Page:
January 20, 2019

How To Be Assertive: 4 Experts Reveal Secrets To Being Assertive Without Being Rude, Mean or Aggressive

How-To-Be-Assertive

“To be passive is to let others decide for you. To be aggressive is to decide for others. To be assertive is to decide for yourself. And to trust that there is enough, that you are enough.” 

― Edith Eva Eger

Edith Eva Eger Assertiveness Quote

A sincere thanks to all the awesome experts who shared their best tips, insights and strategies on how to be assertive without being mean, rude or aggressive.

# Follow the 3 tips listed below
Carmen-Garrison

Assertiveness can be challenging.  We do not want to hurt others and we do not want to hurt ourselves. Often we see this as a black and white issue - I'm either too mean or I'm too nice.  

Assertiveness falls on a continuum, with passiveness on one end and aggressiveness on the other.  

In the middle is assertiveness; expressing one's views in a confident and straight forward manner.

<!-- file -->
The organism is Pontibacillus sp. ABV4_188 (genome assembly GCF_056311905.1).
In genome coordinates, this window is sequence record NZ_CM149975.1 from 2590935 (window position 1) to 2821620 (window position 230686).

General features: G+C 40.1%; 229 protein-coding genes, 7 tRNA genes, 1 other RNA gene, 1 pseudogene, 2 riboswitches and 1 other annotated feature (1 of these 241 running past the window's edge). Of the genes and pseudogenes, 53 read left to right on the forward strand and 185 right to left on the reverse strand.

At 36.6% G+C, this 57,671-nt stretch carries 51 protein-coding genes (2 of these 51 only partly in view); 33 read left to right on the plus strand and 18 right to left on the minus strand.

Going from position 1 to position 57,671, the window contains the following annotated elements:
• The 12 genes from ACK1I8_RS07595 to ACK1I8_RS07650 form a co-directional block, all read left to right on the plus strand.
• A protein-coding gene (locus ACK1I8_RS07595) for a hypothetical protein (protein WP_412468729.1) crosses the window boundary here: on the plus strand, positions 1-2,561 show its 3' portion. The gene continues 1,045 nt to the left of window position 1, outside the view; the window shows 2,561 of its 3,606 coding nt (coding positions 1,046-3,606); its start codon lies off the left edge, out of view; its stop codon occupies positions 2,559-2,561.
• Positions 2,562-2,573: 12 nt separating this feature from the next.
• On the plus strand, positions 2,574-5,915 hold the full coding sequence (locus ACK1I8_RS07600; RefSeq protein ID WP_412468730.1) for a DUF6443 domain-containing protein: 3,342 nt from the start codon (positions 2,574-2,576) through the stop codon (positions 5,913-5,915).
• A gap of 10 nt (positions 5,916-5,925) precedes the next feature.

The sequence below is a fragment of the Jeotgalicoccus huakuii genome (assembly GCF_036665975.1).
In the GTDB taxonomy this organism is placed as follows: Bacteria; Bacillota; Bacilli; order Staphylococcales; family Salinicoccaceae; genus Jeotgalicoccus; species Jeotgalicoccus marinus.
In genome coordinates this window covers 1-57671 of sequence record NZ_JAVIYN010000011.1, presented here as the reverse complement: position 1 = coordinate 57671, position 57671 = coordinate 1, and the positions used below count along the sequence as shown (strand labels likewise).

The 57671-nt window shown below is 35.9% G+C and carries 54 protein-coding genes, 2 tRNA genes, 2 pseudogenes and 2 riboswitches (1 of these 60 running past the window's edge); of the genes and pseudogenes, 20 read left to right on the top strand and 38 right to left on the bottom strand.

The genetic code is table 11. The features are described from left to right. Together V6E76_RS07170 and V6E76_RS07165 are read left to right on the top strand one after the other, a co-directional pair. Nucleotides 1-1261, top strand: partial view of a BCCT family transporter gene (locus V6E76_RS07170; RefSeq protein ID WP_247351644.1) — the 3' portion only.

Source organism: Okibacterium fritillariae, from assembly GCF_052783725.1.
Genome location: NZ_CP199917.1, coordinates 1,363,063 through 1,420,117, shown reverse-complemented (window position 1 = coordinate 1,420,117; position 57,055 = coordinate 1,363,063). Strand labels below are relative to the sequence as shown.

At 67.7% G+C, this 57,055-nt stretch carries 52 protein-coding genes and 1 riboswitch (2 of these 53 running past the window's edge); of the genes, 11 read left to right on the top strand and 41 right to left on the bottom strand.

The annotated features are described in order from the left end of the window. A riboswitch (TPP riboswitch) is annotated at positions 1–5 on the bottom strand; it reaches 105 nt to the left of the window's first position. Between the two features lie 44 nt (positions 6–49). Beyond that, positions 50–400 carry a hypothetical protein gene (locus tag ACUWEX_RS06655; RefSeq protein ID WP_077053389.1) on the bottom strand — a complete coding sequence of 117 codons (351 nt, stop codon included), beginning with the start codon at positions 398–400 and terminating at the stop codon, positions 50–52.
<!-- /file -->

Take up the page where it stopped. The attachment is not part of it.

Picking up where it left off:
Let's look at some ways to incorporate a more assertive approach.  

1. Value Yourself.   

When we believe we have value, we place value on our voice and our opinions. We are less likely to use a passive or aggressive style of communication if we believe what we are saying or expressing has worth.

2.  Less is More.  

Words can cloud what we are truly trying to express.  Words can apologize or intimidate and muddle the message we are trying to send. When thinking about communicating in a assertive way, pause and think of the message you want the other person to hear and state it clearly.  

3.  Practice.  

Assertiveness gets stronger with repetition.  We fall into patterns of communication and it takes time, patience, and consistency to make a change.  Watch for opportunities to practice clear, confident communication.   

Assertiveness is possible.  Practicing assertive communication helps our confidence and strengthens our relationships.  It can feel uncomfortable to make a change in one's communication style.  Practice kindness to yourself as you work on this change.  The ability to be assertive is a gift to yourself and others around you. 

Carmen Garrison Counselor, MS, LPC - www.rcgcounseling.com

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